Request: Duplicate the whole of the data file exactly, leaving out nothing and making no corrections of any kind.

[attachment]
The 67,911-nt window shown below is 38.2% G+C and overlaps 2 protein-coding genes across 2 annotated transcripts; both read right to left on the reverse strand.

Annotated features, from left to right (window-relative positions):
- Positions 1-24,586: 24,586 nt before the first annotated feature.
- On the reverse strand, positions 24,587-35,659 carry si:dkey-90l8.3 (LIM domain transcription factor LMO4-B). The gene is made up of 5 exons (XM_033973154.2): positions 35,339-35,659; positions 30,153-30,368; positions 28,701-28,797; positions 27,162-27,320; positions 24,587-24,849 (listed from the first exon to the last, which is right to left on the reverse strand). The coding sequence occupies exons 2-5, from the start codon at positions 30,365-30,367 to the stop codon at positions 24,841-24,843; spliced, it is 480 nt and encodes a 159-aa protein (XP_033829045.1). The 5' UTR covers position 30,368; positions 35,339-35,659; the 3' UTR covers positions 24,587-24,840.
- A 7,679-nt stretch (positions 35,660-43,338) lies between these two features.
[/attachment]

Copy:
The 67,911-nt window shown below is 38.2% G+C and overlaps 2 protein-coding genes across 2 annotated transcripts; both read right to left on the reverse strand.

Annotated features, from left to right (window-relative positions):
- Positions 1-24,586: 24,586 nt before the first annotated feature.
- On the reverse strand, positions 24,587-35,659 carry si:dkey-90l8.3 (LIM domain transcription factor LMO4-B). The gene is made up of 5 exons (XM_033973154.2): positions 35,339-35,659; positions 30,153-30,368; positions 28,701-28,797; positions 27,162-27,320; positions 24,587-24,849 (listed from the first exon to the last, which is right to left on the reverse strand). The coding sequence occupies exons 2-5, from the start codon at positions 30,365-30,367 to the stop codon at positions 24,841-24,843; spliced, it is 480 nt and encodes a 159-aa protein (XP_033829045.1). The 5' UTR covers position 30,368; positions 35,339-35,659; the 3' UTR covers positions 24,587-24,840.
- A 7,679-nt stretch (positions 35,660-43,338) lies between these two features.